Vadim Gluzman has done some fine work on the Bis label – his Korngold is one of my favourites – so I am delighted he has set down his Brahms Concerto as sampled by Australian audiences last year. As a Ukranian-born Israeli it’s no surprise where his stylistic DNA can be traced back to, and it’s fitting that he plays the legendary “Auer” Strad. His sound has the bear-hug warmth of the Russian players kept in check with a degree of classical restraint; think of Oistrakh cut with Szeryng. His secure technique allows every phrase to sing with carefully graded vibrato and colour yet never draws attention to itself – no mannerisms to mar the line – the art that conceals art.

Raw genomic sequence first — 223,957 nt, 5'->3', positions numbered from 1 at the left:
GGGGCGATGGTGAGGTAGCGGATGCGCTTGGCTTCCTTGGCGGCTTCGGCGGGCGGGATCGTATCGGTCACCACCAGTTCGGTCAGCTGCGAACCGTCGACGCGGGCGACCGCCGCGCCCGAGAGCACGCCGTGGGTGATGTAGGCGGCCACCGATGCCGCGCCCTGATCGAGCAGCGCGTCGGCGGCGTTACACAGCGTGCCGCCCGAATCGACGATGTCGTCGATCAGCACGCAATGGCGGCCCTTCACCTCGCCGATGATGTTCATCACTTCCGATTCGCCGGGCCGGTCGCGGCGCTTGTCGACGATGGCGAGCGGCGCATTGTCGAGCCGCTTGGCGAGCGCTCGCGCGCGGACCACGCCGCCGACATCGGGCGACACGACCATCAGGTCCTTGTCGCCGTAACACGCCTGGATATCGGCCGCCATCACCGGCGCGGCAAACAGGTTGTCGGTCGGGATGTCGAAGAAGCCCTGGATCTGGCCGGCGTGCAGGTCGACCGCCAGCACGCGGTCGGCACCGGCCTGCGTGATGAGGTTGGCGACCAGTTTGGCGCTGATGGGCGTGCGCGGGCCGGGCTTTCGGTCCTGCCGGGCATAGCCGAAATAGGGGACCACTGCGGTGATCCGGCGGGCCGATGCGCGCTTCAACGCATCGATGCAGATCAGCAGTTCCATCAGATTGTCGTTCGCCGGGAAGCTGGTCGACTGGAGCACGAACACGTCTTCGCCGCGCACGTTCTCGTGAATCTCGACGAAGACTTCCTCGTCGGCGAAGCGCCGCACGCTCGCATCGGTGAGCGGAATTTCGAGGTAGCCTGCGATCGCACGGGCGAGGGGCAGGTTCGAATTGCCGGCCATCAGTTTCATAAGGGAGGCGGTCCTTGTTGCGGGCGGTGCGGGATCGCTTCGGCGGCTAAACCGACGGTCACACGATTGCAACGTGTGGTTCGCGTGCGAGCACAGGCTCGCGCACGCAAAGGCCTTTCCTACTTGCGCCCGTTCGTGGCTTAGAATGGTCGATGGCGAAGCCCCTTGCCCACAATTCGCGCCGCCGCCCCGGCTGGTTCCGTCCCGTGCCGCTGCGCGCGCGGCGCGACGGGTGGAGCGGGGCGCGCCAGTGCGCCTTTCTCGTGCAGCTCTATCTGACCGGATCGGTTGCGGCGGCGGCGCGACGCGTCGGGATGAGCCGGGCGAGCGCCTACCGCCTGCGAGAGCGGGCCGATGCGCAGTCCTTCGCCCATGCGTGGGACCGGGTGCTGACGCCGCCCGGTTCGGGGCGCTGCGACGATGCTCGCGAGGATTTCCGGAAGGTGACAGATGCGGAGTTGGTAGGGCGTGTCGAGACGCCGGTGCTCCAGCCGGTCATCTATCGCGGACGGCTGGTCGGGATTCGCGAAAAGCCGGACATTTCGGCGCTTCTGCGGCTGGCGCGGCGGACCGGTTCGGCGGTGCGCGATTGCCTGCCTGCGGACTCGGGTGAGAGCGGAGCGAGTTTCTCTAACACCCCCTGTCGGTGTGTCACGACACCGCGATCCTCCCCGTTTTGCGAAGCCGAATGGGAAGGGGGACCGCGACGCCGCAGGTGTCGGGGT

The orchestral contribution is in the modern clean-cut style with taut rhythms driving forward, but I do wish Gaffigan had relaxed a little in the Adagio – it lacks that certain magic. The finale has a nice snap but might also have had a little more space to manoeuvre as the final pay off doesn’t quite satisfy.
Despite quibbles, this is an honest performance of great integrity and would be an ideal library reference for students. Likewise the violin sonata, a lovely relaxed reading with no empty posturing. His self-effacing partner Angela Yoffe carefully grades Brahms’ fulsome piano writing and never makes an ugly sound, although I wish she would step into to the limelight a little more. She does so for the Scherzo from the F-A-E Sonata, which provides a satisfying encore.